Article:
In a tiny, incredibly hot room at E3, I had the chance to play The Last Guardian. It was fitting somehow: the crucible of the game’s long and tumultuous development cycle, in physical form. It was strange though, too. The game has occupied such an immutable place in the gaming population’s consciousness that it’s taken on a mythical tone – something that was, for the longest time, only whispered about in hushed tones.
With a sense of trepidation, I started the demo. How would the game play? How would it look and feel? Would it live up to expectations?
I don’t know – those questions are too broad to be answered in the time I had with the game. But I can break down what I do know.
The demo covered the first 30 minutes of the game. If you’re sensitive about spoilers (however small they may be), you may want to skip to the end.
The game’s opening title crawl features multiple scientific drawings of creatures. Progressively, they go from the mundane to the exotic, ending with Trico – The Last Guardian’s mascot character, an amalgam of bird, dog, and whatever else you can think of. It then hard cuts to your character – a small boy covered in tattoos – waking up in a dingy cave.
Trico is next to him, bound in chains, hungry, and injured. Through tooltip hints, and contextual ones through your adult-self’s narration, you need to set about helping him. Getting near Trico angers him, but he will reluctantly let you clamber over him to remove the spear from his leg. He then kicks and screams, and knocks you unconscious.
When you wake the next day, you need to set about collecting food, which comes in conveniently sized barrels. Through simple jumping and grappling mechanics, I collected three from around the cave, and gingerly fed them to Trico. This gave him enough strength to shake off his shackles, and built up enough trust in him that he’d let me climb all over him.
After using Trico’s height to clamber up a cliff more easily, I found myself in a white, stone chamber, with a pool of water in the middle, and a sarcophagus with a mirror shield embedded in it. I grabbed the shield, which let me aim a beam of light at obstructions. Trico would respond by shooting red lighting from his tail at the target, clearing it.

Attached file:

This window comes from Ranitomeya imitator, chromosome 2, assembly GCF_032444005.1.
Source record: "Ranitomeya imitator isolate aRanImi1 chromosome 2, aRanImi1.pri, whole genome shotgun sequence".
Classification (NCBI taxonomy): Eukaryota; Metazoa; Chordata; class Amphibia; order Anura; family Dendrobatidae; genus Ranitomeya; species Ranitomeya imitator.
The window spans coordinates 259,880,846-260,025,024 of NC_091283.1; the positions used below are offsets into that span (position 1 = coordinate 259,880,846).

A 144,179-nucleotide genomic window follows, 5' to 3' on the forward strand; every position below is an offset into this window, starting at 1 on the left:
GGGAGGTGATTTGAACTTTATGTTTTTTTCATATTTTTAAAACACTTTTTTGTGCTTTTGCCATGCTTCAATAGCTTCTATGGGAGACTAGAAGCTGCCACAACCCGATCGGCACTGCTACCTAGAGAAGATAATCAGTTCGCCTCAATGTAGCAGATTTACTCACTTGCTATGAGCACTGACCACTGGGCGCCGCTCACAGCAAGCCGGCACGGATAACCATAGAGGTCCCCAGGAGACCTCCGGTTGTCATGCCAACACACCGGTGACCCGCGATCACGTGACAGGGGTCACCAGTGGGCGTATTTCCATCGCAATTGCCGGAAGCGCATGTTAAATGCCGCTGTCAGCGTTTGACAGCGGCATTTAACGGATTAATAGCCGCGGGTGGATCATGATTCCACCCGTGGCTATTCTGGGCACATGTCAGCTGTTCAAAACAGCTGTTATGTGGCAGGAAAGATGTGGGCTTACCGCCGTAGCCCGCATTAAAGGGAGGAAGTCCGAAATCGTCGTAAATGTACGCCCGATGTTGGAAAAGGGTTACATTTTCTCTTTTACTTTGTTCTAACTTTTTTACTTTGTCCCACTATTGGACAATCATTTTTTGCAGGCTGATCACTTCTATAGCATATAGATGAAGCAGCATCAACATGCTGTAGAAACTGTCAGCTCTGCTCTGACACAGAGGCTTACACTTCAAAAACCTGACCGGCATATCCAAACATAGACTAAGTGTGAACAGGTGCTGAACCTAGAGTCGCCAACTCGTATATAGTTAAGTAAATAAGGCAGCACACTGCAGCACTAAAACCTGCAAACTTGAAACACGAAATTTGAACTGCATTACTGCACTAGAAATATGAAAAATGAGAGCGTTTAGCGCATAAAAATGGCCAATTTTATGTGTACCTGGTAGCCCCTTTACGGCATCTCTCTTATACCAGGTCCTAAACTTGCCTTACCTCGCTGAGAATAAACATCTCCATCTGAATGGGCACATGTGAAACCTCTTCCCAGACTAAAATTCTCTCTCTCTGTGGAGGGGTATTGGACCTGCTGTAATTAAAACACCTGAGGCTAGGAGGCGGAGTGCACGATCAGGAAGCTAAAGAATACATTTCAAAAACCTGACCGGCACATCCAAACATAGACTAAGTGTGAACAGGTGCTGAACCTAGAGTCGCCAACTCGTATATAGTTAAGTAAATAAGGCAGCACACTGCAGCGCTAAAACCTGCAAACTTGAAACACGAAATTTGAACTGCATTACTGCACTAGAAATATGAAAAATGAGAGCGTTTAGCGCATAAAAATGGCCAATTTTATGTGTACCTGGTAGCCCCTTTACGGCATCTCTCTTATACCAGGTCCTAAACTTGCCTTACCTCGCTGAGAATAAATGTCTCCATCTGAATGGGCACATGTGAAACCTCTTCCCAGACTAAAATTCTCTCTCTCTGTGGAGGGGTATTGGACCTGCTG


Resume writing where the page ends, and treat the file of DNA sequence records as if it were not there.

Trico doesn’t seem to be a fan of water either. One puzzle had me coax him in to a lake, so I could use his body to progress over a nearby high wall. To do this, I had to throw some barrels of food in to the water. The animation work here is great, as Trico spends an inordinate amount of time wondering if he should jump in to the water, before gingerly clambering down.
The demo concluded with the boy escaping in to the world, and attempting to leave Trico behind. The giant, strange animal had a different idea however, and busted through a wall to follow. The boy thought his home would be nearby, but realised that it isn’t the case. The camera pans out to a desolate stretch of ruins, with your adult-self alluding to their purpose: to house dangerous creatures.
One problem I had was the jumping and grappling. It feels true to Ico and Shadow of the Colossus – but that also means it feels old. It was sluggish and slow. The game code wasn’t final however, with the producer telling me that the physics are currently being fine-tuned.
It’s strange, writing about The Last Guardian. How can it live up to the hype? I don’t know – but I am intrigued to see the final product, as well as the fans’ reaction to it.